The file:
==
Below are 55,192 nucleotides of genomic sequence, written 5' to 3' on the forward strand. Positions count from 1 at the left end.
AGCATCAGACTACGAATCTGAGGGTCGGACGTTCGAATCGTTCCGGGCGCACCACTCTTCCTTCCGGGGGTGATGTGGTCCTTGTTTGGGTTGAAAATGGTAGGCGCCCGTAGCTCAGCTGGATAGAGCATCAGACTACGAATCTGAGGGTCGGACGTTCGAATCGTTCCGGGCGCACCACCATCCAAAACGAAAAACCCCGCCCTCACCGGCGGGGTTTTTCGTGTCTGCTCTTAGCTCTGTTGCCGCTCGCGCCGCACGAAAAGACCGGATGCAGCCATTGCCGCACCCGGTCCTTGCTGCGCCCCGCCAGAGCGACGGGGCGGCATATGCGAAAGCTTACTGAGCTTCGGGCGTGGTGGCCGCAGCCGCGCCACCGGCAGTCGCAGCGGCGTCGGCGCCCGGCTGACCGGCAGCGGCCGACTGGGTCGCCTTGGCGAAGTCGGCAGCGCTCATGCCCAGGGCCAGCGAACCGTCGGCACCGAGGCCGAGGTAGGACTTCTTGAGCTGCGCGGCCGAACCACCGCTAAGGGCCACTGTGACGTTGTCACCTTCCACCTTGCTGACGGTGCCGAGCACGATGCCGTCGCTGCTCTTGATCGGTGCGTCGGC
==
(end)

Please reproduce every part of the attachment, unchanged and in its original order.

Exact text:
Below are 55,192 nucleotides of genomic sequence, written 5' to 3' on the forward strand. Positions count from 1 at the left end.
AGCATCAGACTACGAATCTGAGGGTCGGACGTTCGAATCGTTCCGGGCGCACCACTCTTCCTTCCGGGGGTGATGTGGTCCTTGTTTGGGTTGAAAATGGTAGGCGCCCGTAGCTCAGCTGGATAGAGCATCAGACTACGAATCTGAGGGTCGGACGTTCGAATCGTTCCGGGCGCACCACCATCCAAAACGAAAAACCCCGCCCTCACCGGCGGGGTTTTTCGTGTCTGCTCTTAGCTCTGTTGCCGCTCGCGCCGCACGAAAAGACCGGATGCAGCCATTGCCGCACCCGGTCCTTGCTGCGCCCCGCCAGAGCGACGGGGCGGCATATGCGAAAGCTTACTGAGCTTCGGGCGTGGTGGCCGCAGCCGCGCCACCGGCAGTCGCAGCGGCGTCGGCGCCCGGCTGACCGGCAGCGGCCGACTGGGTCGCCTTGGCGAAGTCGGCAGCGCTCATGCCCAGGGCCAGCGAACCGTCGGCACCGAGGCCGAGGTAGGACTTCTTGAGCTGCGCGGCCGAACCACCGCTAAGGGCCACTGTGACGTTGTCACCTTCCACCTTGCTGACGGTGCCGAGCACGATGCCGTCGCTGCTCTTGATCGGTGCGTCGGC